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Timely release: A CHRISTMAS TALE

A Christmas Tale

For better or for worse the holidays mean family – lots and lots of family. We make the trip back home, sleep on the fold-out couch and make strained conversation with the ornery aunt or cousin or brother no one really wanted to invite in the first place. Maybe this is why director Arnaud Desplechin titled his most recent effort about complicated and strained family relationships A CHRISTMAS TALE. Christmas and family, the two are synonymous. Desplechin’s tale follows the Vuillard’s, a family whose relationships are more strained than most, and what happens when they all come together to celebrate Christmas and wish their mother, Junon (Catherine Deneuve), well before her upcoming bone marrow transplant.

In one of the two documentaries featured on the new Criterion release, Desplechin explains that he was trying to take a family estranged for reasons no one really knows and their mother’s strange sickness and weave through it the traditional “magic of Christmas” narrative. The result is perhaps more realistic and less fantastical than Desplechin intended, though it certainly is larger than life. Junon and her husband seem unnaturally distant from their children, and of course there’s Elizabeth (Anne Consigny), the eldest child, and her unexplained banishment of Henri (Mathieu Amalric), her alcoholic, melancholy bum of a brother. This banishment, which has torn apart the family for years, ends suddenly when Henri shows up at his family’s Christmas gathering.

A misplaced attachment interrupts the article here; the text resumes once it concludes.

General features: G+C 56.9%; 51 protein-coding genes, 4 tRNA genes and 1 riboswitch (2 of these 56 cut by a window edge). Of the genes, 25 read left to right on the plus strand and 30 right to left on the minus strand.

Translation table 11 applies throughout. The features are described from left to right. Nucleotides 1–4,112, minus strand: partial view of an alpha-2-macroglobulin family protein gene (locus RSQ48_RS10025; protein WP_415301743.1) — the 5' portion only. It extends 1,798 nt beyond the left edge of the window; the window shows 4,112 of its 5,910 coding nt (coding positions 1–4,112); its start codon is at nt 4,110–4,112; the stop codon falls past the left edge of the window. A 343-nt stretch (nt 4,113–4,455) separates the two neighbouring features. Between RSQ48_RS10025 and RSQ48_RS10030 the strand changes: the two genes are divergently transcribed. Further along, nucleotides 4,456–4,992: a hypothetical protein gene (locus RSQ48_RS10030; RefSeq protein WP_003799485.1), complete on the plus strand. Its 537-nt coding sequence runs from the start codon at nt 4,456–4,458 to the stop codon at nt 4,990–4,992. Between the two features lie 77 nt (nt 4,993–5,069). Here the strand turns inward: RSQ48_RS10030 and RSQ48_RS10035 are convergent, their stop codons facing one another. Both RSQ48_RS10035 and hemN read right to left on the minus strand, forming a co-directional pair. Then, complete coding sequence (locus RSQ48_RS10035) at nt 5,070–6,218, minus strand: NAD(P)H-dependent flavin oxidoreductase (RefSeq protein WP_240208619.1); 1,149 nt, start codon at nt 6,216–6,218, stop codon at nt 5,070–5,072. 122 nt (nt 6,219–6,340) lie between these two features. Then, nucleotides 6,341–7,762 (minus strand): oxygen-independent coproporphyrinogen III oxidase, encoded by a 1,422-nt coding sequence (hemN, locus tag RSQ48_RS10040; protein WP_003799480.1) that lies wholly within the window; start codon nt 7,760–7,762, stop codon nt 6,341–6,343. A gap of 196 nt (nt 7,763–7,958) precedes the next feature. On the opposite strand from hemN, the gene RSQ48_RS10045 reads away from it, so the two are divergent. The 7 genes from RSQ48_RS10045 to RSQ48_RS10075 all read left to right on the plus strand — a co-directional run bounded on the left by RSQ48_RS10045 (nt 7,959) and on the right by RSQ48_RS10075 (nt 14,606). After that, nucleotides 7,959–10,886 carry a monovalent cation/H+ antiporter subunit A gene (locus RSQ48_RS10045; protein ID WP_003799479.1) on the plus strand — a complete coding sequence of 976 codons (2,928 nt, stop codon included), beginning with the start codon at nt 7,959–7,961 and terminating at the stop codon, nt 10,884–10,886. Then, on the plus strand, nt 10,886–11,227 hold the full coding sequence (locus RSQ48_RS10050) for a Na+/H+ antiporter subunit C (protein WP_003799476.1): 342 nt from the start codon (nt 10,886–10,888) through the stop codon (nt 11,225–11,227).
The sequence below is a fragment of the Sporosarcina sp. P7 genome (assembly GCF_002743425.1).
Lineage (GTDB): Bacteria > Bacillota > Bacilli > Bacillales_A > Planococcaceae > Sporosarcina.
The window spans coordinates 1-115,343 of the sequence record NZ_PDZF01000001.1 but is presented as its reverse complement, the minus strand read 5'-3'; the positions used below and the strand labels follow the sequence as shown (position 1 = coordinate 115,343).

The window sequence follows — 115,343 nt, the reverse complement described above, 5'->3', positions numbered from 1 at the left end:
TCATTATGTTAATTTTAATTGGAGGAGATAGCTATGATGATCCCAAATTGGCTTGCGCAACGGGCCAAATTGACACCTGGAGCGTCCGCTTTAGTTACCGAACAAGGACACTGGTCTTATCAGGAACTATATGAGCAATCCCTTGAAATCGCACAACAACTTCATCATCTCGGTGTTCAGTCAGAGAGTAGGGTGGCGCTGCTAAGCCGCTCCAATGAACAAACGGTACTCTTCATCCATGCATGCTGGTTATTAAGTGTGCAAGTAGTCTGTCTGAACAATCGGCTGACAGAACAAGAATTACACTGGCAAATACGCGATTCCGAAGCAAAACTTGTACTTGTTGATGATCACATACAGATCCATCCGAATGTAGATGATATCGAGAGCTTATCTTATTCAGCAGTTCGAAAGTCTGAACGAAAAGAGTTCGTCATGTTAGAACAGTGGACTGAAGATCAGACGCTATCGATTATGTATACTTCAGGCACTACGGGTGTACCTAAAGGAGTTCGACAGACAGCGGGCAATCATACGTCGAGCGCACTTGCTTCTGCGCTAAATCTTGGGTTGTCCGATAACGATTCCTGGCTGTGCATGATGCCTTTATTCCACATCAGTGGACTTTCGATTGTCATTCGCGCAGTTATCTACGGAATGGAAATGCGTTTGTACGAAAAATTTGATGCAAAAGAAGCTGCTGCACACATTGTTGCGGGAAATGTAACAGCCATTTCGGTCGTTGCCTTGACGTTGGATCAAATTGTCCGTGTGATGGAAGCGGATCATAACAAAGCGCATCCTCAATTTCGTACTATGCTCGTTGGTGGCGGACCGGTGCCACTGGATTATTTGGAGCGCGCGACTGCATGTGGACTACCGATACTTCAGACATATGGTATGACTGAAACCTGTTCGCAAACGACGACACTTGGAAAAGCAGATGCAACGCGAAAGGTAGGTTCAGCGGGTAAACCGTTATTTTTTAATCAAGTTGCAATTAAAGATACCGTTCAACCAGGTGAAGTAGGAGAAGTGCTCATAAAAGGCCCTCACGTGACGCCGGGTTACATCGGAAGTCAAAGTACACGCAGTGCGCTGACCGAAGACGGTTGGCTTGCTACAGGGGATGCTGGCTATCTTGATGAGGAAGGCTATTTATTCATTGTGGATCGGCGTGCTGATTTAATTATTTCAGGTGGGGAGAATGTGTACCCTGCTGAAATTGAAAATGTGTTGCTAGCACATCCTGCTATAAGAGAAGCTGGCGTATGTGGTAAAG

In Desplechin’s world, however, no one tries to play nice. Worlds collide in the course of a few days, but there is no Christmas miracle; that part of the narrative tradition is left out. The past is dredged up, but nothing about it is revealed. We still don’t know any more about the banishment or Junon’s absentee mothering than we did in the beginning of the film, and the family departs with more questions, perhaps, than they had when they arrived. They argue and explore nearly every unexplained event from their past, but stay well away from the truth; To really scratch below the surface might tear the family apart for good, so everything is swept back under the rug and forgotten – for another year at least. Frustrating, yes, but is this not how a family works, whether a pleasant Christmas is at stake or not?